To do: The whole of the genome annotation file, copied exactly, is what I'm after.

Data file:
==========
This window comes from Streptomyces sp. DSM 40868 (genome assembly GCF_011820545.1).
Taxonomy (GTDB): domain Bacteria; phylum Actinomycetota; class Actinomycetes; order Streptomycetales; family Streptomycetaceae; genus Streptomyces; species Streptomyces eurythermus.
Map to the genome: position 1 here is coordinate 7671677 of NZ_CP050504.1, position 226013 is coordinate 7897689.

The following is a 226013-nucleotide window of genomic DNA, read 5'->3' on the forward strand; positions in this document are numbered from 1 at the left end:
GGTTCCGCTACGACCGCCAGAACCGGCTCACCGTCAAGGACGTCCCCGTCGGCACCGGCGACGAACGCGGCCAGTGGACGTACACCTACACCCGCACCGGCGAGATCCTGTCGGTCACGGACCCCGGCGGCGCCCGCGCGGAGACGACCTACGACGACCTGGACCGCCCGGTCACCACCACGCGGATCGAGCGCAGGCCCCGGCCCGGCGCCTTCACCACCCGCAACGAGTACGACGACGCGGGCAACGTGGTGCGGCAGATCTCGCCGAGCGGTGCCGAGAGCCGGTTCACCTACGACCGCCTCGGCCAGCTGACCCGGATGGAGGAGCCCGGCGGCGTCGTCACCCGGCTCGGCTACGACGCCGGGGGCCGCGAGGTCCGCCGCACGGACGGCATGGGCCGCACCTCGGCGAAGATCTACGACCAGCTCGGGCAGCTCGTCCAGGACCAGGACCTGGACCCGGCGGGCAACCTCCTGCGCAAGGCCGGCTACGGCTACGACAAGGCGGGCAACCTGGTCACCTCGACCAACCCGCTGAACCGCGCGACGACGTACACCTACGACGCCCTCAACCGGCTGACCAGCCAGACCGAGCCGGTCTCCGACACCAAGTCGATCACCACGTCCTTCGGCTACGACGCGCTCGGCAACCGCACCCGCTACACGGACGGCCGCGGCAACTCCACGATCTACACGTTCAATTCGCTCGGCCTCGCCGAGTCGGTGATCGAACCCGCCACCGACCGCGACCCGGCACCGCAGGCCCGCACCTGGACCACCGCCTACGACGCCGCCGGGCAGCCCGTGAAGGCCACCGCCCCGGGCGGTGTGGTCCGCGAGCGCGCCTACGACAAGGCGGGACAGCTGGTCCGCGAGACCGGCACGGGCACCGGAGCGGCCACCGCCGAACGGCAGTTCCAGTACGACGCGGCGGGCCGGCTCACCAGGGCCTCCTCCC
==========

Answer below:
This window comes from Streptomyces sp. DSM 40868 (genome assembly GCF_011820545.1).
Taxonomy (GTDB): domain Bacteria; phylum Actinomycetota; class Actinomycetes; order Streptomycetales; family Streptomycetaceae; genus Streptomyces; species Streptomyces eurythermus.
Map to the genome: position 1 here is coordinate 7671677 of NZ_CP050504.1, position 226013 is coordinate 7897689.

The following is a 226013-nucleotide window of genomic DNA, read 5'->3' on the forward strand; positions in this document are numbered from 1 at the left end:
GGTTCCGCTACGACCGCCAGAACCGGCTCACCGTCAAGGACGTCCCCGTCGGCACCGGCGACGAACGCGGCCAGTGGACGTACACCTACACCCGCACCGGCGAGATCCTGTCGGTCACGGACCCCGGCGGCGCCCGCGCGGAGACGACCTACGACGACCTGGACCGCCCGGTCACCACCACGCGGATCGAGCGCAGGCCCCGGCCCGGCGCCTTCACCACCCGCAACGAGTACGACGACGCGGGCAACGTGGTGCGGCAGATCTCGCCGAGCGGTGCCGAGAGCCGGTTCACCTACGACCGCCTCGGCCAGCTGACCCGGATGGAGGAGCCCGGCGGCGTCGTCACCCGGCTCGGCTACGACGCCGGGGGCCGCGAGGTCCGCCGCACGGACGGCATGGGCCGCACCTCGGCGAAGATCTACGACCAGCTCGGGCAGCTCGTCCAGGACCAGGACCTGGACCCGGCGGGCAACCTCCTGCGCAAGGCCGGCTACGGCTACGACAAGGCGGGCAACCTGGTCACCTCGACCAACCCGCTGAACCGCGCGACGACGTACACCTACGACGCCCTCAACCGGCTGACCAGCCAGACCGAGCCGGTCTCCGACACCAAGTCGATCACCACGTCCTTCGGCTACGACGCGCTCGGCAACCGCACCCGCTACACGGACGGCCGCGGCAACTCCACGATCTACACGTTCAATTCGCTCGGCCTCGCCGAGTCGGTGATCGAACCCGCCACCGACCGCGACCCGGCACCGCAGGCCCGCACCTGGACCACCGCCTACGACGCCGCCGGGCAGCCCGTGAAGGCCACCGCCCCGGGCGGTGTGGTCCGCGAGCGCGCCTACGACAAGGCGGGACAGCTGGTCCGCGAGACCGGCACGGGCACCGGAGCGGCCACCGCCGAACGGCAGTTCCAGTACGACGCGGCGGGCCGGCTCACCAGGGCCTCCTCCC